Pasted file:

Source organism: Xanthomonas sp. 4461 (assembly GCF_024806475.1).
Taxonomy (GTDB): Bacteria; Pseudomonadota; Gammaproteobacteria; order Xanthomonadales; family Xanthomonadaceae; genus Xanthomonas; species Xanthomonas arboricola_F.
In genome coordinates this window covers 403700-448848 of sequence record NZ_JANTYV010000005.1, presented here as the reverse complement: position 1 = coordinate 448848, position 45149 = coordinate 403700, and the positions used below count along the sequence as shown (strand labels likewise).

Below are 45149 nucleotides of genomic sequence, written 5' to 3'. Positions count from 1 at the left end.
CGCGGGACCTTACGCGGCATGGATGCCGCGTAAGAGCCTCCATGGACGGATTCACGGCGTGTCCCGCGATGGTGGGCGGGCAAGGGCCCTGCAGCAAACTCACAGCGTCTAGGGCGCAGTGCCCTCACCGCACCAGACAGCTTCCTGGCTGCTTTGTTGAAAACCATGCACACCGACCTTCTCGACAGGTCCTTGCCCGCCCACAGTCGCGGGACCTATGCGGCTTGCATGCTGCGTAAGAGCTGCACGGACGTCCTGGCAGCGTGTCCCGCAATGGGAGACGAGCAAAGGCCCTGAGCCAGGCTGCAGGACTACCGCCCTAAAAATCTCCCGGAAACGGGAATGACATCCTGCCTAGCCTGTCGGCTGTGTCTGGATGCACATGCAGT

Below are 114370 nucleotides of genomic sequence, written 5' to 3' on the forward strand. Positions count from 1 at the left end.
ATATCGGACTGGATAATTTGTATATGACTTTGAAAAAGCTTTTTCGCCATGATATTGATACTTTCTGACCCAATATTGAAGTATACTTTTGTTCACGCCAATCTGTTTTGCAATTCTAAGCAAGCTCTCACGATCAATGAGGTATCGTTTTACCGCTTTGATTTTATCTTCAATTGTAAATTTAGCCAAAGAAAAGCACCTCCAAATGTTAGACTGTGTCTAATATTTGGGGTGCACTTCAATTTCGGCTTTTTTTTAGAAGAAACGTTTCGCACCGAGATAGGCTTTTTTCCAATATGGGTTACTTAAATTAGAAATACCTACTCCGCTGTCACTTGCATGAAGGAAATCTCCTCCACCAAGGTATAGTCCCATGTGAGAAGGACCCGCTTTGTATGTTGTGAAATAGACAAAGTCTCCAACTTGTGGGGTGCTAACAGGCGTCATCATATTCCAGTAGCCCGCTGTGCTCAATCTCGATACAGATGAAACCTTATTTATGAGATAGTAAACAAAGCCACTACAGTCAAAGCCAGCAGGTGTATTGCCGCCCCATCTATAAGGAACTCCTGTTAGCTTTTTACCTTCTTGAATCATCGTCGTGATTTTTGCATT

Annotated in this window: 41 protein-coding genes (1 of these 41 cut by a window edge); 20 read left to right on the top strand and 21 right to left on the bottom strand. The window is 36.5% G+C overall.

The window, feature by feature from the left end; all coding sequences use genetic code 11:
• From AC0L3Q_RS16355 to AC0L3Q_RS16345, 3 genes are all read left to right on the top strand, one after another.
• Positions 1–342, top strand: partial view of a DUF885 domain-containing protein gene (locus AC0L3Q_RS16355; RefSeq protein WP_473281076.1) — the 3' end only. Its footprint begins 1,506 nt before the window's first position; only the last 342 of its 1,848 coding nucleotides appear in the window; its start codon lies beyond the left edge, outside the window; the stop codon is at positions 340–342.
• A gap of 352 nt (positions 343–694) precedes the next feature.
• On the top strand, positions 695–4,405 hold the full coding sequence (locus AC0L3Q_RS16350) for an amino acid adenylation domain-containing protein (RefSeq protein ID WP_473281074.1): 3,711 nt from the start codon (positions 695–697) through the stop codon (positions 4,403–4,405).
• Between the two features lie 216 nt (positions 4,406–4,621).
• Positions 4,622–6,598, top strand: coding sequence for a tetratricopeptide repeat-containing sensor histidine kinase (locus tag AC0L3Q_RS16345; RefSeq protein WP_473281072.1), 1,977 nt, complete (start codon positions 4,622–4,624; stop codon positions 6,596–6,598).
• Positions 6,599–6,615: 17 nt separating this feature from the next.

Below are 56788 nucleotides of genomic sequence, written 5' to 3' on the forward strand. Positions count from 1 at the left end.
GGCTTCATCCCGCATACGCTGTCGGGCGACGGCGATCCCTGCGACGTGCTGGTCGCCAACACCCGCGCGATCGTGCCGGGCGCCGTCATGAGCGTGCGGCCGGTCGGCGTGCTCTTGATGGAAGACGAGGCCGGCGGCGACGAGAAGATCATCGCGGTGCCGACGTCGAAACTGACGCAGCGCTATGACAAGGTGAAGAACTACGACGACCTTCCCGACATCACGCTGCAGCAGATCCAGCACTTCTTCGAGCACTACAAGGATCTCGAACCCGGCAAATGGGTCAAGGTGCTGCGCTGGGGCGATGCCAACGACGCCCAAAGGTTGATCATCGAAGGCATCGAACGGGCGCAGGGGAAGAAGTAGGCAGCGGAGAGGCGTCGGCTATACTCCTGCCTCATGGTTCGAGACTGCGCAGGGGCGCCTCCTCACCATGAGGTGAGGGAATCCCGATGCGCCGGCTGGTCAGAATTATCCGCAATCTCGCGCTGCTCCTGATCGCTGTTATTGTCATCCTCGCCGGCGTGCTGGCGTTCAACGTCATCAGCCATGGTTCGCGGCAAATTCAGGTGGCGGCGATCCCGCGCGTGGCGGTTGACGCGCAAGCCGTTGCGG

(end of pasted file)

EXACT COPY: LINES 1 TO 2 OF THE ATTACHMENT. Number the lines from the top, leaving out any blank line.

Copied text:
Source organism: Xanthomonas sp. 4461 (assembly GCF_024806475.1).
Taxonomy (GTDB): Bacteria; Pseudomonadota; Gammaproteobacteria; order Xanthomonadales; family Xanthomonadaceae; genus Xanthomonas; species Xanthomonas arboricola_F.